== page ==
The Best Way To Avoid A Bust Is To Know Your Rights

So long as marijuana prohibition remains in effect there is always a chance you can be fined, jailed and have your life turned upside-down by the law enforcement agencies and courts alike. However, so long as you are not caught sitting on a mound of reefer meditating silently in your front yard, there are some simple ways to avoid getting busted.

(Editor’s note: It’s no secret that this publication is primarily geared to the emerging legal cannabis industry and the movers and shakers that are pushing it forward. However, it is also no secret that thanks to the propaganda pervaded by the now-fading power structure, many parts of this country have yet to come to terms with the benign and even beneficial nature of the plant. This piece was written, not to undermine the rightful duties of law enforcement, but to help individuals still engaged in the struggle to maintain their ability to move forward as new markets continue to open through the changing and evolving laws.)

Most marijuana arrests, especially for petty possession and use, happen as a result of some pretty simple mistakes. These mistakes can be avoided if you know your rights and how to deal with law enforcement. Police are not here to respect your rights. They will do whatever they can to trick you into forfeiting them to give themselves the advantage. Marijuana prohibition is a huge source of income for police departments all around the country. It is in their best interest to make as many busts as possible in order to fund their own departments’ growth, which in turn, provides more funding for the salaries of police employees. Because of this you can expect an officer to use deceit, treachery and intimidation to force you into exposing yourself.

Here are the top three ways to avoid getting busted.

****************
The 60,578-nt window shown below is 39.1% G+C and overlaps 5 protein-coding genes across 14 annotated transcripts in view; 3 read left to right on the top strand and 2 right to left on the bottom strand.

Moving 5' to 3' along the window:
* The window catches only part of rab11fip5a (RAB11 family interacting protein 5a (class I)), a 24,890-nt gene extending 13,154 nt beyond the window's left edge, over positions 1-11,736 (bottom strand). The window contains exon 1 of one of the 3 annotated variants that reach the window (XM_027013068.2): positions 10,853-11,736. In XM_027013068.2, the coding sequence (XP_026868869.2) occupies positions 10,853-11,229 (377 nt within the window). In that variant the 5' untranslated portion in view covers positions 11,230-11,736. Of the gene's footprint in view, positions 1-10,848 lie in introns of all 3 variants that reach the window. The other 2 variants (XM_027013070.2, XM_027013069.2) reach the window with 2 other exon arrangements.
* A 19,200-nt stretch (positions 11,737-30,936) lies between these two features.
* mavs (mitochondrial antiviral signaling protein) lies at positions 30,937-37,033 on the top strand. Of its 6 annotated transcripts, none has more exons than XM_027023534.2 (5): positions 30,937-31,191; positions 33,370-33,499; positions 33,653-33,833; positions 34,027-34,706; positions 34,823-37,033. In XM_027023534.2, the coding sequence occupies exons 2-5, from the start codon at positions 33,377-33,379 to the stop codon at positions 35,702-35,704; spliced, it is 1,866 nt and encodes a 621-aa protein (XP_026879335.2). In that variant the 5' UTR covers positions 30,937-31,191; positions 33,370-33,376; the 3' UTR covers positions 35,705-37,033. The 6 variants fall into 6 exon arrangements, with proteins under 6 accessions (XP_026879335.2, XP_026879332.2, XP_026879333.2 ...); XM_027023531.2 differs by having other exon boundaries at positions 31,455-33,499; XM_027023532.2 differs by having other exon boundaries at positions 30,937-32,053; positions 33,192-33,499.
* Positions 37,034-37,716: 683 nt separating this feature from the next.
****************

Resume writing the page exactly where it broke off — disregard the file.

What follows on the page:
You are not required to incriminate yourself or provide testimony to police. In some states it is required that you identify yourself, but beyond that you are under no obligation to assist them in investigating their suspicions, warranted or not. If they ask you a question simply respond, “I don’t answer questions.” If you are arrested, say nothing until a lawyer is present. Anything you say WILL be used against you in a court of law. Do not give them that ammo. Yet, the goal is to avoid getting arrested, which brings me to . . .
    When approached by police asking you questions, whether on the street, in a car or at your home, do your best to get away before things get worse. Simply and politely ask, “Am I being detained?” If their answer is no, excuse yourself and hightail it out of there. Make the officer answer the question YES or NO. Do not fall for any pleas for your cooperation. Do not let him make you feel guilty for ending the interaction. You are not obligated to obey police orders if you are not being detained for reasonable suspicion of a crime. Anything you say will just make you more suspect in their mind, no matter how witty it might be. Getting mouthy or confrontational will land you in jail, so get the hell out of there!
    If you are not being legally detained for the suspicion of a crime, are not under arrest or are not presented with a search warrant for your home, vehicle or other property; police have no right to search you. If they ask you, and they will persistently do so, tell them the answer is unequivocally NO! Again, at this point they will plead with you. “Why do you gotta make this difficult?” “If you got nothing to hide, why won’t you just let me take a quick look?” They will do everything they possibly can to get you to give them permission to search you. Even if you do not knowingly possess any illegal substances there is a chance that . . .
    *Traces of drugs from past property owners or guests may be present, which you will then be arrested, charged and prosecuted for. Every search is a threat to your freedoms and liberty.
    *It is not unheard to have evidence planted on your property by law enforcement employees. Inviting them to search your property puts them in position to do so.

Memorize these rights. When the cops are in your face, it is easy to get nervous and make bad choices, which is what they are counting on. Memorize these facts and supplement them with a basic working knowledge of your local and state laws. Then a confrontation with police, while always nerve-wracking, will not have you so anxious you forget what to do.

If you know your rights and exercise them, there is a good chance you can avoid ever paying a fine or seeing the inside of a jail or prison cell for something as joyful and harmless as marijuana. If you also practice common sense by keeping your activities private and out of the eyes, ears and noses of others, you stand a good chance at avoiding a horrible life setback in the hands of a broken system.

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